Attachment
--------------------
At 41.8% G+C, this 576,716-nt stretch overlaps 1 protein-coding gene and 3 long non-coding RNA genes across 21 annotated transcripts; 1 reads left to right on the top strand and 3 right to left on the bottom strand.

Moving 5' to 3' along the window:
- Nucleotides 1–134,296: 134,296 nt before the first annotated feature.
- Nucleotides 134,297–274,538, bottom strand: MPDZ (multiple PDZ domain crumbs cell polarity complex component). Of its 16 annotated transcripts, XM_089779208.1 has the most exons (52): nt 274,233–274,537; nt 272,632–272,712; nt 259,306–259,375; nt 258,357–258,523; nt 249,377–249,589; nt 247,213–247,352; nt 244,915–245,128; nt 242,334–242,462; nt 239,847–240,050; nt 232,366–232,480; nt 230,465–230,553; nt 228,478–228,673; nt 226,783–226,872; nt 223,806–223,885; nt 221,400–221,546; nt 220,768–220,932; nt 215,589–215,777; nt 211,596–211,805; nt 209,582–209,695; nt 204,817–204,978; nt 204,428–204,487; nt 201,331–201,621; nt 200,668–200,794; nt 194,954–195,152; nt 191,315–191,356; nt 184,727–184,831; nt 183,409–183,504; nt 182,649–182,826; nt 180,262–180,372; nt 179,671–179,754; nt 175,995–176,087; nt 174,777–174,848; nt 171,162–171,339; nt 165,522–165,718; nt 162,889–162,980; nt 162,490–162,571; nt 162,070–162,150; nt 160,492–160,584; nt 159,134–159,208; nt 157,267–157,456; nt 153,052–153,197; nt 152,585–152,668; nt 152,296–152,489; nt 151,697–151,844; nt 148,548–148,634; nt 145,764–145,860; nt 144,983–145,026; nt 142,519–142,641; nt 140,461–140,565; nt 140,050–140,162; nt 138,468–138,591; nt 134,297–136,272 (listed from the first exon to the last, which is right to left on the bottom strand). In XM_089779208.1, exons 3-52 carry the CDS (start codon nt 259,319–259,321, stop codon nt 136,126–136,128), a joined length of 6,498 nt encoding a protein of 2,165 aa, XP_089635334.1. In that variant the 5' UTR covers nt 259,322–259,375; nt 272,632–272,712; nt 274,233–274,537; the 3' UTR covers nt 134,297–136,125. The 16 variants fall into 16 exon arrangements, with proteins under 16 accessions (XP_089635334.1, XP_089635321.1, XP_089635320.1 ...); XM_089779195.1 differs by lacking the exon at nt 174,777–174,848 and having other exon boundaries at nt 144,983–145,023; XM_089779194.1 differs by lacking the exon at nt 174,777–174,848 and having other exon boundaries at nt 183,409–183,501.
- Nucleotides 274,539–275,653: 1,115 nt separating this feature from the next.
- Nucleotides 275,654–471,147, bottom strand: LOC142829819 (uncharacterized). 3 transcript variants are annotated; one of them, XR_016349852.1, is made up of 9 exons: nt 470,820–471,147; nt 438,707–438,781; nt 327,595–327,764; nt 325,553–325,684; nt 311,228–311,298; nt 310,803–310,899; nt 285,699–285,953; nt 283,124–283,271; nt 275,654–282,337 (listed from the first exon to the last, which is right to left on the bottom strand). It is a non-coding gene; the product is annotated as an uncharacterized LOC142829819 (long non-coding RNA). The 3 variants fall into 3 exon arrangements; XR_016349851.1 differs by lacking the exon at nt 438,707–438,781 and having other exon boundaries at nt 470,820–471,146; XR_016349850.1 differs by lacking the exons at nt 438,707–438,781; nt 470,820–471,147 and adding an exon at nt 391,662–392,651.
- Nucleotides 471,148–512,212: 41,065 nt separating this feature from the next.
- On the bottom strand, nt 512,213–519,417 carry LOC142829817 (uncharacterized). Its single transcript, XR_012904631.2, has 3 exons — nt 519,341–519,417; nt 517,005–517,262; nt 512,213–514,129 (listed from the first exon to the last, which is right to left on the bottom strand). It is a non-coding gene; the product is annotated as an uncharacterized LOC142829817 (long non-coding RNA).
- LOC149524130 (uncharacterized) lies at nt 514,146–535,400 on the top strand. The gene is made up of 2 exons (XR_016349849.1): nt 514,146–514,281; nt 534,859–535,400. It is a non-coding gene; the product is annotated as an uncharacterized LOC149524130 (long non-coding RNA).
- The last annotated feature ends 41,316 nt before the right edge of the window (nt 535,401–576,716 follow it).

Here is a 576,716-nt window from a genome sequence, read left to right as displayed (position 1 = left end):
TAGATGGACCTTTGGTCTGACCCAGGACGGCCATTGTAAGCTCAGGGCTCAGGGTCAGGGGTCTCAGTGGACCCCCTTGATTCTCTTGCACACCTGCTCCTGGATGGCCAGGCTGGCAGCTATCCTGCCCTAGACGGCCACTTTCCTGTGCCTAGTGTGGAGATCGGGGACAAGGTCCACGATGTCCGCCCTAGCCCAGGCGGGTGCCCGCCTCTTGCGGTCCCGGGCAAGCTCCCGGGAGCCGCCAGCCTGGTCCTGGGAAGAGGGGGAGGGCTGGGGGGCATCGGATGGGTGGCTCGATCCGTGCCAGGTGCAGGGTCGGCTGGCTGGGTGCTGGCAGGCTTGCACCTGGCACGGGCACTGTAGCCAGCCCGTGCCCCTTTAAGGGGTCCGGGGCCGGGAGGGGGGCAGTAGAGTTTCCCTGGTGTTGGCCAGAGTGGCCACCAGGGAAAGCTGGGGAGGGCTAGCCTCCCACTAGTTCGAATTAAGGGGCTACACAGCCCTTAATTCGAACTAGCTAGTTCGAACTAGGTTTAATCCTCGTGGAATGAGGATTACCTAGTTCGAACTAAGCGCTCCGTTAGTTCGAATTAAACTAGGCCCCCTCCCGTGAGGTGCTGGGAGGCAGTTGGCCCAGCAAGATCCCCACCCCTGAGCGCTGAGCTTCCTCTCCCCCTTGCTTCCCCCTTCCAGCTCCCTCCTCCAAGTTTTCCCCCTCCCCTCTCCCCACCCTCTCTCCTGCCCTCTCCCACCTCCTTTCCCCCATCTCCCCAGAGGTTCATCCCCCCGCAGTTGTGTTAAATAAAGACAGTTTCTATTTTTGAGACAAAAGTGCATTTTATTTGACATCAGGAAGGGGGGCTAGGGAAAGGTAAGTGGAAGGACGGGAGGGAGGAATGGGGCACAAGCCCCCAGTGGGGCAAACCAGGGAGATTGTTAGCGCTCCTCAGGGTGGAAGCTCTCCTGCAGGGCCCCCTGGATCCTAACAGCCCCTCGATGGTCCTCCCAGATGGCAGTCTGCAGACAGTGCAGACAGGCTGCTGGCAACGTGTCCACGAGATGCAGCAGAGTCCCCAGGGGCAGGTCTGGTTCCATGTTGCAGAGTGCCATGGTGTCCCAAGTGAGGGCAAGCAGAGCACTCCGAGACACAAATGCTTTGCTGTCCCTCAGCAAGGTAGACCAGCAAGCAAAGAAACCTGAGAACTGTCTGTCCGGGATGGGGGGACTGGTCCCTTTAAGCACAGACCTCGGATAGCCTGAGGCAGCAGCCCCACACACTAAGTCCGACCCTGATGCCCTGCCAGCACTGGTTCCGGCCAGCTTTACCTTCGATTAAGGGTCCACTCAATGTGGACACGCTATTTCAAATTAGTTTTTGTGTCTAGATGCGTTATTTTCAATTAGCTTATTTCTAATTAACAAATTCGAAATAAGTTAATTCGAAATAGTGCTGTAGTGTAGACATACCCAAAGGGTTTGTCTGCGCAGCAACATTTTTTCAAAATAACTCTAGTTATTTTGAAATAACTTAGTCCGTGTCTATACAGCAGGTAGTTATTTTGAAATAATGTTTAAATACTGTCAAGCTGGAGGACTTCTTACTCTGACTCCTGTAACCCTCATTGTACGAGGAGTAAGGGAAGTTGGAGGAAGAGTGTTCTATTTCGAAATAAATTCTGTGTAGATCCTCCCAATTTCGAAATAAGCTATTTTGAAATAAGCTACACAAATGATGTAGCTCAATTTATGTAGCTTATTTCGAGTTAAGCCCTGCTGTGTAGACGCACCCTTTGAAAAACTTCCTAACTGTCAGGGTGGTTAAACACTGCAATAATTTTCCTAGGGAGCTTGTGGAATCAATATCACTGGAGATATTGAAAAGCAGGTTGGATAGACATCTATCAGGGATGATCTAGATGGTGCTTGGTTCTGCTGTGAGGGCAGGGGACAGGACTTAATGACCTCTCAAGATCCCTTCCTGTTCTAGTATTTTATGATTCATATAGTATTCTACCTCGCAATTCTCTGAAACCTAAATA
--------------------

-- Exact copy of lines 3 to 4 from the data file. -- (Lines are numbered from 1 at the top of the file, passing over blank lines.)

- Nucleotides 1–134,296: 134,296 nt before the first annotated feature.
- Nucleotides 134,297–274,538, bottom strand: MPDZ (multiple PDZ domain crumbs cell polarity complex component). Of its 16 annotated transcripts, XM_089779208.1 has the most exons (52): nt 274,233–274,537; nt 272,632–272,712; nt 259,306–259,375; nt 258,357–258,523; nt 249,377–249,589; nt 247,213–247,352; nt 244,915–245,128; nt 242,334–242,462; nt 239,847–240,050; nt 232,366–232,480; nt 230,465–230,553; nt 228,478–228,673; nt 226,783–226,872; nt 223,806–223,885; nt 221,400–221,546; nt 220,768–220,932; nt 215,589–215,777; nt 211,596–211,805; nt 209,582–209,695; nt 204,817–204,978; nt 204,428–204,487; nt 201,331–201,621; nt 200,668–200,794; nt 194,954–195,152; nt 191,315–191,356; nt 184,727–184,831; nt 183,409–183,504; nt 182,649–182,826; nt 180,262–180,372; nt 179,671–179,754; nt 175,995–176,087; nt 174,777–174,848; nt 171,162–171,339; nt 165,522–165,718; nt 162,889–162,980; nt 162,490–162,571; nt 162,070–162,150; nt 160,492–160,584; nt 159,134–159,208; nt 157,267–157,456; nt 153,052–153,197; nt 152,585–152,668; nt 152,296–152,489; nt 151,697–151,844; nt 148,548–148,634; nt 145,764–145,860; nt 144,983–145,026; nt 142,519–142,641; nt 140,461–140,565; nt 140,050–140,162; nt 138,468–138,591; nt 134,297–136,272 (listed from the first exon to the last, which is right to left on the bottom strand). In XM_089779208.1, exons 3-52 carry the CDS (start codon nt 259,319–259,321, stop codon nt 136,126–136,128), a joined length of 6,498 nt encoding a protein of 2,165 aa, XP_089635334.1. In that variant the 5' UTR covers nt 259,322–259,375; nt 272,632–272,712; nt 274,233–274,537; the 3' UTR covers nt 134,297–136,125. The 16 variants fall into 16 exon arrangements, with proteins under 16 accessions (XP_089635334.1, XP_089635321.1, XP_089635320.1 ...); XM_089779195.1 differs by lacking the exon at nt 174,777–174,848 and having other exon boundaries at nt 144,983–145,023; XM_089779194.1 differs by lacking the exon at nt 174,777–174,848 and having other exon boundaries at nt 183,409–183,501.